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Game Design ( 4190.420 Computer Game ) Jehee Lee Seoul National University Taxonomy of Creative Expressions beauty Art Creative Expression Movies, Books, etc. Entertainment Toys Playthings Puzzles Challenges Competitions Conflicts Games

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game design 4190 420 computer game

Game Design(4190.420Computer Game)

Jehee Lee

Seoul National University

taxonomy of creative expressions
Taxonomy of Creative Expressions

beauty

Art Creative Expression

Movies, Books, etc. Entertainment

Toys Playthings

Puzzles Challenges

Competitions Conflicts

Games

money

non-interactive

interactive

no goals

goals

No competitor

competitor

no attacks

Attacks allowed

definitions
Definitions
  • A form of play with goals and structure (Kevin Maroney)
  • A form of art in which participants, termed players, make decisions in order to manage resources through game tokens in the pursuit of a goal (Greg Costikyan)
  • An activity with some rules engaged in for an outcome (Eric Zimmerman)
milestone games old styles
Milestone Games: Old-Styles
  • Monopoly
    • The most successful board game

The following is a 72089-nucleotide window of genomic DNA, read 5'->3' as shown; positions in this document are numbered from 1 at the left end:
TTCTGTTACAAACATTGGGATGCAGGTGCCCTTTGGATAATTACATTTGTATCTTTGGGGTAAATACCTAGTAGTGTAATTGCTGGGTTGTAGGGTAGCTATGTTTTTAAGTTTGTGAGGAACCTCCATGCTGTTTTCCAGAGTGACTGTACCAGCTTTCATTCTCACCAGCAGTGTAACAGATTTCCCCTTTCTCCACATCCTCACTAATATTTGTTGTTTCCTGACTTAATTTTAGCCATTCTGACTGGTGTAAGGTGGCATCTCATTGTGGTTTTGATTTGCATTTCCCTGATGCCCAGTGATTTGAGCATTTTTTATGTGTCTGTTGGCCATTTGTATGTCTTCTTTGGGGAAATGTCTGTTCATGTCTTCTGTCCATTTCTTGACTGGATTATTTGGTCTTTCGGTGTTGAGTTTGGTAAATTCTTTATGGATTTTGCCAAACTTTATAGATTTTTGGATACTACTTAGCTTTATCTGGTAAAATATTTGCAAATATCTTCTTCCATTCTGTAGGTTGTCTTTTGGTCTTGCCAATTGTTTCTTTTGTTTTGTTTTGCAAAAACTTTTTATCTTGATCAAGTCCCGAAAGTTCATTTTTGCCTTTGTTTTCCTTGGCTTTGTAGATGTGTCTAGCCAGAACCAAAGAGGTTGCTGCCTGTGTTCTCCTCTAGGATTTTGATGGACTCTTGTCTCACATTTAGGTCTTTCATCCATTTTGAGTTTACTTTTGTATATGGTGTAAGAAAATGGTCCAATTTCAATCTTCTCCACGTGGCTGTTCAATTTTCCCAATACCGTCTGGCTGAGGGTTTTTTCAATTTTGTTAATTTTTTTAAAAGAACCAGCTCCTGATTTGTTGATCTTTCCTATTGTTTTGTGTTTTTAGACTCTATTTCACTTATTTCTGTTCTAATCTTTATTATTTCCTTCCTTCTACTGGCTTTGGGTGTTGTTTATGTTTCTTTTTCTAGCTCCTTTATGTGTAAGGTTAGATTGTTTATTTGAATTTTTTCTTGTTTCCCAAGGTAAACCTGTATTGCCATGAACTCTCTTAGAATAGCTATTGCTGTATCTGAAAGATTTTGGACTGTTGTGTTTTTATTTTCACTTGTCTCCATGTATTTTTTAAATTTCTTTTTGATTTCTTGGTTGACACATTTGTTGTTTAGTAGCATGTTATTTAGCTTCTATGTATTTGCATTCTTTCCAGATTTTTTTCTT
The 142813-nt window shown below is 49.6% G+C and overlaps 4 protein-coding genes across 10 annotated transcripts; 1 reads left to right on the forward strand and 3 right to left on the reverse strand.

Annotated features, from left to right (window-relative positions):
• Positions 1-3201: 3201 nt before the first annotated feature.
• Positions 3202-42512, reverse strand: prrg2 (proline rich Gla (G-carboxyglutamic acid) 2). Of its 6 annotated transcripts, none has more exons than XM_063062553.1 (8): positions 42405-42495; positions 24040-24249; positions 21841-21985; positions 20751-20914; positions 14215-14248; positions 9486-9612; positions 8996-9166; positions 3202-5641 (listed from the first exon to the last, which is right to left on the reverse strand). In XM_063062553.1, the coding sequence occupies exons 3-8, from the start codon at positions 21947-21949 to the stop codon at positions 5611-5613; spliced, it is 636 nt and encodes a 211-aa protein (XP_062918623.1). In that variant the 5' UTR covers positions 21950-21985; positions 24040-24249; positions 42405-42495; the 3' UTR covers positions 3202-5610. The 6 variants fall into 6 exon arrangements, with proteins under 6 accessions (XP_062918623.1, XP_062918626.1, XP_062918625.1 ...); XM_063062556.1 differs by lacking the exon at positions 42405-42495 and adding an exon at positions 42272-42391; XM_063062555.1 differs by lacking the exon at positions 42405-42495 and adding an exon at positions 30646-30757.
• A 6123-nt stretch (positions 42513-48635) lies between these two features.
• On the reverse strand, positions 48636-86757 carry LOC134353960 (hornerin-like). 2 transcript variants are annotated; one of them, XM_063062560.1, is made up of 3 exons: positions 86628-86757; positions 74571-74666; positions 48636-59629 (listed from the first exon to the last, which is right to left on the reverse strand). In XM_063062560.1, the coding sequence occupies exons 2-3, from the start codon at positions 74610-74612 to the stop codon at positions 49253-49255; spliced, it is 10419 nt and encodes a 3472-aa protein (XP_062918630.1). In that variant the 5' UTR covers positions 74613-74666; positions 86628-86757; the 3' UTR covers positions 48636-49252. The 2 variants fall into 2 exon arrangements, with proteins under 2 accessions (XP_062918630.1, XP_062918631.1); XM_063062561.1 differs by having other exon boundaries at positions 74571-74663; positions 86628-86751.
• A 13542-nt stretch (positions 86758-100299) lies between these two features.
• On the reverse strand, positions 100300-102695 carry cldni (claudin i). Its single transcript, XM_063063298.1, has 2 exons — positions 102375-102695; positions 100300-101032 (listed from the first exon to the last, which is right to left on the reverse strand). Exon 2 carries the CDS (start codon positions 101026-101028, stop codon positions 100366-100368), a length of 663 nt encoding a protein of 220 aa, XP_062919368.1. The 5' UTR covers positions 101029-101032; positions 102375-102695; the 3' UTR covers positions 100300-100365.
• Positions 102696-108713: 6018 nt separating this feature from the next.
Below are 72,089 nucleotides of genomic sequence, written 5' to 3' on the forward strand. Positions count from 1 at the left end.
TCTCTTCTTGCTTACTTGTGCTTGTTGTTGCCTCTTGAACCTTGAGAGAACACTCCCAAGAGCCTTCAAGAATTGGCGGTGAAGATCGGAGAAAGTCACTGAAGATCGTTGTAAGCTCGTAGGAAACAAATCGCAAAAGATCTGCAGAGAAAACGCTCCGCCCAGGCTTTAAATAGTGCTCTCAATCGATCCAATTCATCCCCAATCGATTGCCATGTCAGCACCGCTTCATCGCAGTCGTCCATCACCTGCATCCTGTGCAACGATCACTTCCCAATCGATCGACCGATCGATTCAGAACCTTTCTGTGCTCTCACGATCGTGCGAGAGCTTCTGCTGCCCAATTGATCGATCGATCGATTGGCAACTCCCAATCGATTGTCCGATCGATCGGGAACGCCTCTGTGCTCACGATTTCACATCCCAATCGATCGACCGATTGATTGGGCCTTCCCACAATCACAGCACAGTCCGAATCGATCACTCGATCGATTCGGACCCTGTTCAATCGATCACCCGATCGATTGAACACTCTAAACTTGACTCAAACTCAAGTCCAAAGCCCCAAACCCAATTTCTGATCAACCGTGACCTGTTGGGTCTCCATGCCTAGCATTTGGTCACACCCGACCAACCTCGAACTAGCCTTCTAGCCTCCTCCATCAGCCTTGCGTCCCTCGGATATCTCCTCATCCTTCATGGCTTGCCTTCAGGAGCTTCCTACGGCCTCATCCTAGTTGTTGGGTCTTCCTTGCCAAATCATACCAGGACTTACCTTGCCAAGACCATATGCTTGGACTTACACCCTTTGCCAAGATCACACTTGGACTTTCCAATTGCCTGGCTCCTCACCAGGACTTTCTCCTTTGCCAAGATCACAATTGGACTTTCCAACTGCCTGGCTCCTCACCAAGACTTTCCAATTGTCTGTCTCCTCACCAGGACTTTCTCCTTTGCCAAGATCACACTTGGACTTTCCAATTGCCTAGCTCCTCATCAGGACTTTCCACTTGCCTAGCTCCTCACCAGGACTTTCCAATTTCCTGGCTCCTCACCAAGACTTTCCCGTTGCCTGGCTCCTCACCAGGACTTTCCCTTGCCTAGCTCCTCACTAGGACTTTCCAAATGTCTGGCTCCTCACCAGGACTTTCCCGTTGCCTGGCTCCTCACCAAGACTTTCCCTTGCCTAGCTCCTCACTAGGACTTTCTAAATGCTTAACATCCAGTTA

• Designed in 1930s
    • It concerns real estate transactions
milestone games old styles5
Milestone Games: Old-Styles
  • Traditional card games
  • Board wargames
    • Flourished in the 1960s and 1970s
milestone games
Milestone Games
  • Space Invaders
    • designed and programmed by Toshihiro Nishikado in 1978
milestone games7
Milestone Games
  • Pac-Man
    • Midway, 1980
    • A yellow, pie-shaped character named Pac-Man runs along inside a maze, eating dots as it avoids four ghosts.
milestone games8
Milestone Games
  • Platform games
    • Space panic, 1982
    • Donkey Kong, 1981
      • Tilted floors
      • Jumping over barrels
milestone games9
Milestone Games
  • Moria, Wizardry, 1990s
    • Implementation of Dungeons & Dragons
    • Map explorations
    • Designed for the Plato networked computer system
milestone games10
Milestone Games
  • M.U.L.E.
    • Electronic Arts, 1983
    • the first multiplayer resource-based strategy game
    • Players must manage several resources: food, energy, smithore and crystite.
milestone games11
Milestone Games
  • The 7th Guest
    • Puzzle-solving adventure
    • Playing video from the CD nonlinearly
some milestone games
Some Milestone Games
  • Doom
  • Civilization
  • SimCity
  • Starcraft
  • Populous
  • 리니지
slide13
Play